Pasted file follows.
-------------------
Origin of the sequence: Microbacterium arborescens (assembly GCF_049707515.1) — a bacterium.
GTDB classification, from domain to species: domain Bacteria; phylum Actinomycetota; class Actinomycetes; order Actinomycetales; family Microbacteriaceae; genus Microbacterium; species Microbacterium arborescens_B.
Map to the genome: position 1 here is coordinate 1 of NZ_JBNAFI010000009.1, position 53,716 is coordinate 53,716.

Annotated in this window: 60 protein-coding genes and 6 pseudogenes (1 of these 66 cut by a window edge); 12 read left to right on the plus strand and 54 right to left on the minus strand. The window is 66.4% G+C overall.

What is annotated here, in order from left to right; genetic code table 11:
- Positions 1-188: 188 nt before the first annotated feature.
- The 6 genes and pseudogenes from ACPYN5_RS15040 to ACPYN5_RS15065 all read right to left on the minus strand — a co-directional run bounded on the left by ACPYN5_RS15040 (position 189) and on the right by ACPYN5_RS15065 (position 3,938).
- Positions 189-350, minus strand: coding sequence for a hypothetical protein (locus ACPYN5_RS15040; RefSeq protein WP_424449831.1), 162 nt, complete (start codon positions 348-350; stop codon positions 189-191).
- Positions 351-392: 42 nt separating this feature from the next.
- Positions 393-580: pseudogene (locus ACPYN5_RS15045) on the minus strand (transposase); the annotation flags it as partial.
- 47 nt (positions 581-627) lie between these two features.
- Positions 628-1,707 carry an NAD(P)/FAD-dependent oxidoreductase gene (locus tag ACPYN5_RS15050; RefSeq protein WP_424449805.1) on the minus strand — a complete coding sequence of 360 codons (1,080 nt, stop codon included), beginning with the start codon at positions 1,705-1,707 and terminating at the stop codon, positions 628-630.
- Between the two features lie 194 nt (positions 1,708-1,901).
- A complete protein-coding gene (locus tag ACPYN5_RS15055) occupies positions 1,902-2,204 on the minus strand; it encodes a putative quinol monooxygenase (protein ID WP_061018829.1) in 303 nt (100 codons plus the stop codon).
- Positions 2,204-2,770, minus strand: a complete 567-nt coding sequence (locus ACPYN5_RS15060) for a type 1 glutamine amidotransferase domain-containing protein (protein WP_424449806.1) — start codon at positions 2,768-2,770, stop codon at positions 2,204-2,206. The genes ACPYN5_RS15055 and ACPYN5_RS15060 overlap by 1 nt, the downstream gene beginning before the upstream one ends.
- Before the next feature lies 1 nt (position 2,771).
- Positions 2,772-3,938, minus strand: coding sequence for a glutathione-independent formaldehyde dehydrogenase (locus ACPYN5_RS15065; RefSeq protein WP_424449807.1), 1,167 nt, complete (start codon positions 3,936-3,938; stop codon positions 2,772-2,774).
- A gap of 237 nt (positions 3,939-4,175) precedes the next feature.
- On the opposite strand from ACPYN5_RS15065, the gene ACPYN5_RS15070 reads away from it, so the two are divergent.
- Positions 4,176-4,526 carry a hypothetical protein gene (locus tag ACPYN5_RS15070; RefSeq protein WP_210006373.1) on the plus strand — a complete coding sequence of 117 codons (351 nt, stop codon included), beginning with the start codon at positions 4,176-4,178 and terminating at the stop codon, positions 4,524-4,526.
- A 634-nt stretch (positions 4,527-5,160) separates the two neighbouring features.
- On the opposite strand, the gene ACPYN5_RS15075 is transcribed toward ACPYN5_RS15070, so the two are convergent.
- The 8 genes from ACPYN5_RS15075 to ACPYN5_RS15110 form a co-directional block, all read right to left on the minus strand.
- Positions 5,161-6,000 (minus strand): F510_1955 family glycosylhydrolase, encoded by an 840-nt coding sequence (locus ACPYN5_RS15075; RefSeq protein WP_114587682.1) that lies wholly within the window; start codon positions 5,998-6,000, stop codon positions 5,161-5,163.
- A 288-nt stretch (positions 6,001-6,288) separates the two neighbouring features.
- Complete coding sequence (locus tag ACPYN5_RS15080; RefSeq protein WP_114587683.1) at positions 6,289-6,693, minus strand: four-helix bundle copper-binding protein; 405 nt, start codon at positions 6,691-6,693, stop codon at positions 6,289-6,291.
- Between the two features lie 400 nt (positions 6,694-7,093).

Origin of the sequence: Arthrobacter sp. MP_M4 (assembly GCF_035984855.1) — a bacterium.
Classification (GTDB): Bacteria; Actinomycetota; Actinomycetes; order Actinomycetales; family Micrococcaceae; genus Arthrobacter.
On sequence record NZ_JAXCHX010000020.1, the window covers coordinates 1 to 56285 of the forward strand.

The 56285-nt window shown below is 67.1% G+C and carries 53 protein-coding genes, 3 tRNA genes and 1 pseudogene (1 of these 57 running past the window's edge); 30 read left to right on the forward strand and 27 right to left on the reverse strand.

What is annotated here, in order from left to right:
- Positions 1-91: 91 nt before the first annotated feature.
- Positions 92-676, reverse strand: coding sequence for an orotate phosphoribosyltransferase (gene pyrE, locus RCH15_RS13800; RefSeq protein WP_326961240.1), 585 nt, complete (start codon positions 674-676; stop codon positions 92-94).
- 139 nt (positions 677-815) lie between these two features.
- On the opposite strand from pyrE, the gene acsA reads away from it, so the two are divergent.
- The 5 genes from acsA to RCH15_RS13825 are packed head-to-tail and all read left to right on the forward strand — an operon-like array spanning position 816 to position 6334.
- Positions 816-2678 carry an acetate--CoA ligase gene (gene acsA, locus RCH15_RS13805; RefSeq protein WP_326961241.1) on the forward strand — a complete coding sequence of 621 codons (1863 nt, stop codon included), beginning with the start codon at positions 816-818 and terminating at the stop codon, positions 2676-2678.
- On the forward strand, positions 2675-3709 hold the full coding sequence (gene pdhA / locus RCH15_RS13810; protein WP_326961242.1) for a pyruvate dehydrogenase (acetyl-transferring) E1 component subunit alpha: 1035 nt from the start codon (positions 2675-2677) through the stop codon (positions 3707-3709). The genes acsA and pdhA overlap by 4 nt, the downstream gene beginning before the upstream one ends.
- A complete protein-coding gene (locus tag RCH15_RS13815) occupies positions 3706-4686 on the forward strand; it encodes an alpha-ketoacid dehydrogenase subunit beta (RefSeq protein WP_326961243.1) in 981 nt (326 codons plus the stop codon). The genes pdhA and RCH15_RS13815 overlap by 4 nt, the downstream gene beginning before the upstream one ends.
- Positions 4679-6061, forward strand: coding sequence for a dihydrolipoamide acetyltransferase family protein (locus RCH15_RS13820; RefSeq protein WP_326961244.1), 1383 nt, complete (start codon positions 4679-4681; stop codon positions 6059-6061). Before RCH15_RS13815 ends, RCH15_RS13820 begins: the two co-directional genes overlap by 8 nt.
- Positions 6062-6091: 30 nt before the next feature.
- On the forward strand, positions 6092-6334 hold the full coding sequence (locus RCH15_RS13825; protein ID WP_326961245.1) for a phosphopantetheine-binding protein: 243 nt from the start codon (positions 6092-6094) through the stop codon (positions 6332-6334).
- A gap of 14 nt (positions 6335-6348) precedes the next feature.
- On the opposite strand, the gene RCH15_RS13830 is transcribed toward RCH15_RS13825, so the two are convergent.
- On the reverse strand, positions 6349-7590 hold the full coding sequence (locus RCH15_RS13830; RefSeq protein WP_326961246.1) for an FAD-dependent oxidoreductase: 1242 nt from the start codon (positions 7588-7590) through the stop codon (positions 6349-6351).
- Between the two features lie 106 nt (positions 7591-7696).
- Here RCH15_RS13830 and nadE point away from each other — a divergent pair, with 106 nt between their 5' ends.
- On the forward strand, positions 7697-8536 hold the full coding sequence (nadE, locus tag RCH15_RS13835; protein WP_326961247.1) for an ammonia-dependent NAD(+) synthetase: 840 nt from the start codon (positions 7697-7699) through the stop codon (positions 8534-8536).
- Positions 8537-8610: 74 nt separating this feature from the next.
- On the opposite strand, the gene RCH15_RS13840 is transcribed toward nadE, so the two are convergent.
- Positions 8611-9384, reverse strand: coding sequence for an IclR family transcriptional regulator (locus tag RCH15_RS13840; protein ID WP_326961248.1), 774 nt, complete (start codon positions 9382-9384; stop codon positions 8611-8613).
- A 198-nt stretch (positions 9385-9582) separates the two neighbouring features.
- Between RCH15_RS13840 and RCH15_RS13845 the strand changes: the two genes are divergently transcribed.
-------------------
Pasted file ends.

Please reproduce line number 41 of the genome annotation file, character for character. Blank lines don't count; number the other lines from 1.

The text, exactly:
- Positions 4679-6061, forward strand: coding sequence for a dihydrolipoamide acetyltransferase family protein (locus RCH15_RS13820; RefSeq protein WP_326961244.1), 1383 nt, complete (start codon positions 4679-4681; stop codon positions 6059-6061). Before RCH15_RS13815 ends, RCH15_RS13820 begins: the two co-directional genes overlap by 8 nt.